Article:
10% Revenue Retention By PRC Reason Buhari Vetoed PIGB, Presidency Claims

President Muhammadu Buhari

The Presidency Wednesday claimed that the provision of the Petroleum Industry Governance Bill (PIGB) 2018 which permits the Petroleum Regulatory Commission (PRC) to retain as much as 10percent of generated revenue was real reason President Muhammadu Buhari refused assent to the bill.

The PIGB was presented to the president last month, after being passed by parliament in March. The bill seeks to, among others, unbundle the NNPC and create a single-entity regulator the national petroleum regulatory commission.

The bill is intended to transform the governance of the upstream, midstream and downstream sectors of the Nigerian petroleum industry, and position nation to compete favourably in the global oil industry.

Online newspaper, the Cable, had earlier reported that the President withheld assent to the bill because it would whittle down his powers as minister of petroleum resources.

However, in an email attempting to clarify the executive’s position, Senator Ita  Enang, Presidential Liaison to the National Assembly-Senate, claimed the 10percent of generated revenue to be retained by the PRC unduly increases the funds accruing to the Commission to the detriment of the revenue available to the Federal, States, Federal capital Territory and Local governments in the country, hence the non-assent.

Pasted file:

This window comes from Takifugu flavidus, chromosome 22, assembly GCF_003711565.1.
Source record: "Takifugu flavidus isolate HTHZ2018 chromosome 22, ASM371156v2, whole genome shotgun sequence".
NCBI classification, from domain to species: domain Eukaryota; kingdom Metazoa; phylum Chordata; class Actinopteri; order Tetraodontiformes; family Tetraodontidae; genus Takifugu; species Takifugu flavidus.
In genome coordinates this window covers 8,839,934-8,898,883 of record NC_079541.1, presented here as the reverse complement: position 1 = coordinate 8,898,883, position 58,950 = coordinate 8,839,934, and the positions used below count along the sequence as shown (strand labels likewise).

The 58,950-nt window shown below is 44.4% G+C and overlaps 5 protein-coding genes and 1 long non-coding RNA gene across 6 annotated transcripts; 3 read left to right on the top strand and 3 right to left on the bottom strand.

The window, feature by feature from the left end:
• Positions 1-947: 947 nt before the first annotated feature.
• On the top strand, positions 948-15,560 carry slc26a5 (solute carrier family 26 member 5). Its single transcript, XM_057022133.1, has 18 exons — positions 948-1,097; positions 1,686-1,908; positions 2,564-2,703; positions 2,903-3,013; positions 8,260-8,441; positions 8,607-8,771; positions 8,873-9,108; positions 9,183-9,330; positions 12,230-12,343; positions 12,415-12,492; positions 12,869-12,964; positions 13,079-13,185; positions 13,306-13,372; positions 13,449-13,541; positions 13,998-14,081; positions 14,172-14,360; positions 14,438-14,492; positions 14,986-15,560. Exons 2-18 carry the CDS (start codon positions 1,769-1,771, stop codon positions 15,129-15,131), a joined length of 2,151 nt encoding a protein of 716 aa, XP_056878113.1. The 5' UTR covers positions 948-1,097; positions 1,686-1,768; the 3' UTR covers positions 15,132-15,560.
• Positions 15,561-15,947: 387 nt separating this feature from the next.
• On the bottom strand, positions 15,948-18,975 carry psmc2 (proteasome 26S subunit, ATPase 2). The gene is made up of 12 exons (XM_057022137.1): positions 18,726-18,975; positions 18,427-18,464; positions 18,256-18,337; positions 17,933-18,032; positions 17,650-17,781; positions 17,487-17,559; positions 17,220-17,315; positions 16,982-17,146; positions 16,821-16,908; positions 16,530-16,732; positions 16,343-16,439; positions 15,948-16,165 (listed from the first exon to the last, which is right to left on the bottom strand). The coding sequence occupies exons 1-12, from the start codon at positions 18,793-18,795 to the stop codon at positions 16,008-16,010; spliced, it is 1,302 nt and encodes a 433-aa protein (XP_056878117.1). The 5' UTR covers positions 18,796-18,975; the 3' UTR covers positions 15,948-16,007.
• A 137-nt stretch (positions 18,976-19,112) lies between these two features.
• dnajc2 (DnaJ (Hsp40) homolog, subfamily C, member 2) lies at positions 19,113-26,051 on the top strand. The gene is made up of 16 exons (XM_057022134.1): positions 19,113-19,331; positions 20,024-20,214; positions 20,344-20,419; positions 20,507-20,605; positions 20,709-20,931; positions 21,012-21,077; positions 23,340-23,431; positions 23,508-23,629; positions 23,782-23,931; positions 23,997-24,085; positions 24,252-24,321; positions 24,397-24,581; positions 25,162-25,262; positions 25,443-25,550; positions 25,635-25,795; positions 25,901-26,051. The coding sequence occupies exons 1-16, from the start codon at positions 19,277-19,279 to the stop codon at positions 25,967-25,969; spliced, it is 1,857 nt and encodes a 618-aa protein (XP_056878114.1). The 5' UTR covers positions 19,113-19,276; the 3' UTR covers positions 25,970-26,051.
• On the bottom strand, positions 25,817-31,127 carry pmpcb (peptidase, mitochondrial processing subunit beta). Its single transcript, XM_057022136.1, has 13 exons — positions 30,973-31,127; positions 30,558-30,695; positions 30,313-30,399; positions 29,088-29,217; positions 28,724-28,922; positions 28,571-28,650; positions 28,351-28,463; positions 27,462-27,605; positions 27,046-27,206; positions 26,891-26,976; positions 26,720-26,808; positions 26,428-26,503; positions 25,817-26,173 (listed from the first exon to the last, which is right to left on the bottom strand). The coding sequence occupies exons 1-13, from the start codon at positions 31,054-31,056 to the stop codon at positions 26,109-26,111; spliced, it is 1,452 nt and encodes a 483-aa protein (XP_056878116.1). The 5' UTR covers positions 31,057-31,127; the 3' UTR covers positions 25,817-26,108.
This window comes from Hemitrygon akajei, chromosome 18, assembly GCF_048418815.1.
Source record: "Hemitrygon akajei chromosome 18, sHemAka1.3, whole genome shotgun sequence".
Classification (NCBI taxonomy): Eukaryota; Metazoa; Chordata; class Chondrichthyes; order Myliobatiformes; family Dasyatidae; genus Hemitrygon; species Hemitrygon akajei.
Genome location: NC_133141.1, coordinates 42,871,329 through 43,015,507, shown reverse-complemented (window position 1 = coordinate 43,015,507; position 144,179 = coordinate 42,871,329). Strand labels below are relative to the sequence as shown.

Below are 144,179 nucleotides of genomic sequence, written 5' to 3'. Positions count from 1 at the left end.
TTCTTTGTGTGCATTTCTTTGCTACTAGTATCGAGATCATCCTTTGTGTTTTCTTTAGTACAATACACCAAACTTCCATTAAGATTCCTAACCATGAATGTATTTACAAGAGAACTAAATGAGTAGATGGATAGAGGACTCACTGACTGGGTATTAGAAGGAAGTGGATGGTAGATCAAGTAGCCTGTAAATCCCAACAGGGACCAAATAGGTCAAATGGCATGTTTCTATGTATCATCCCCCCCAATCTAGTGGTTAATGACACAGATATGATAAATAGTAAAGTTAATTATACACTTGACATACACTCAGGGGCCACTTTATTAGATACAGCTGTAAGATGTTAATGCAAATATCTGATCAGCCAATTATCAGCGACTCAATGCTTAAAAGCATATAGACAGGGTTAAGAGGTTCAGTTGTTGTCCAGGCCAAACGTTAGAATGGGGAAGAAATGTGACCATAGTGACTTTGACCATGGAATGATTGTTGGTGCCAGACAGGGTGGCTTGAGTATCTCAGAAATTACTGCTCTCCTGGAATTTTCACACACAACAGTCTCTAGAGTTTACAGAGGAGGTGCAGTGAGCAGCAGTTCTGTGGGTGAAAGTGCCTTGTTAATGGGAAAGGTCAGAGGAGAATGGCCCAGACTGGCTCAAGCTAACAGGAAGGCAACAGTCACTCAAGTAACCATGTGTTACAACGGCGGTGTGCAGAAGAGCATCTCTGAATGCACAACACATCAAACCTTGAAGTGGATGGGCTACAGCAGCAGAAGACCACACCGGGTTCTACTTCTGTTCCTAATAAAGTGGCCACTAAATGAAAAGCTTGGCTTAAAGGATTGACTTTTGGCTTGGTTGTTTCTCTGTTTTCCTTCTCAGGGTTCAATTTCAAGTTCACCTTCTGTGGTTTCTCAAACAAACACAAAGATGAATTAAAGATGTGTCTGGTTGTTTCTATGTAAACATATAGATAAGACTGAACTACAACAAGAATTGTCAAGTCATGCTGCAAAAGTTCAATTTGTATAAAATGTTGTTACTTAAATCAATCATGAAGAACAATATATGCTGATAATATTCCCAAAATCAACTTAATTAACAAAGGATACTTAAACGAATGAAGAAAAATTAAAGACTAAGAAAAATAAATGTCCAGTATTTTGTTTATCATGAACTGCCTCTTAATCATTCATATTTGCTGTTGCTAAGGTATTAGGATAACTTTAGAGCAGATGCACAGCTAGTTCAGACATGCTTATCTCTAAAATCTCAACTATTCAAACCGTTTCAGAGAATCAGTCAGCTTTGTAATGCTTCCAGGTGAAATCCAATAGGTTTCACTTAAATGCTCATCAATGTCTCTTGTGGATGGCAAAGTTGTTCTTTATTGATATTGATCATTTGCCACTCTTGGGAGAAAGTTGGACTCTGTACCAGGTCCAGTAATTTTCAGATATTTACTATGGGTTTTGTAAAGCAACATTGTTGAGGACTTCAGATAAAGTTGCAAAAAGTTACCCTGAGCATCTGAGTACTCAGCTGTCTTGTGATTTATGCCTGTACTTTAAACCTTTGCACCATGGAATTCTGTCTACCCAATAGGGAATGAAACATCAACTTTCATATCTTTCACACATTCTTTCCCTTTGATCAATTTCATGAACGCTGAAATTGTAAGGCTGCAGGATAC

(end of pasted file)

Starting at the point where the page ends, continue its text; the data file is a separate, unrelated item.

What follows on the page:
In the emailed statement which was made available to e360, Enang added that “Expanding the scope of Petroleum Equalisation Fund (PEF) and some provisions in divergence from this administration’s policy and indeed conflicting provisions on independent petroleum equalisation fund,” was another issue that didn’t sit well with the President.

“Some legislative drafting concerns which, if assented to in the form presented will create ambiguity and conflict in interpretation,” were also reasons the president refused to sign the bill according to Enang.

e360 learnt that the Senate had since 29, July, been communicated about the presidents decline of assent to the PIGB.

Shocked by the development, Industry watchers and stakeholders had expressed optimism about assent to the bill because it is expected to breath a new lease of life into the presently stagnated oil sector.

Wumi Iledare, a professor of petroleum economics and policy research, exclusively told e360 that an assent to the bill would take away the uncertainty that has plagued the sector for long.

“If we pass this (PIGB) alone, to start with, it shows that Nigeria is now serious because the bill is about accountability and transparency. Accountability in the sense that you know the agency to hold responsible for what. Once it becomes law, there will be more clarity in the industry… and it will lead to making us more attractive to investors,” he said

In his assessment , Prof. Iledare who is the director of Energy Information Division for the Centre for Energy Studies. said the bill as drafted, will allow the preservation of the common wealth for the benefit of Nigerians. “If you look at the whole draft, you will find out that the essence of this bill is to make the creation of wealth to be expanded. It is about expanding the base so that much more people can become a beneficiary of Nigeria’s petroleum resources.”

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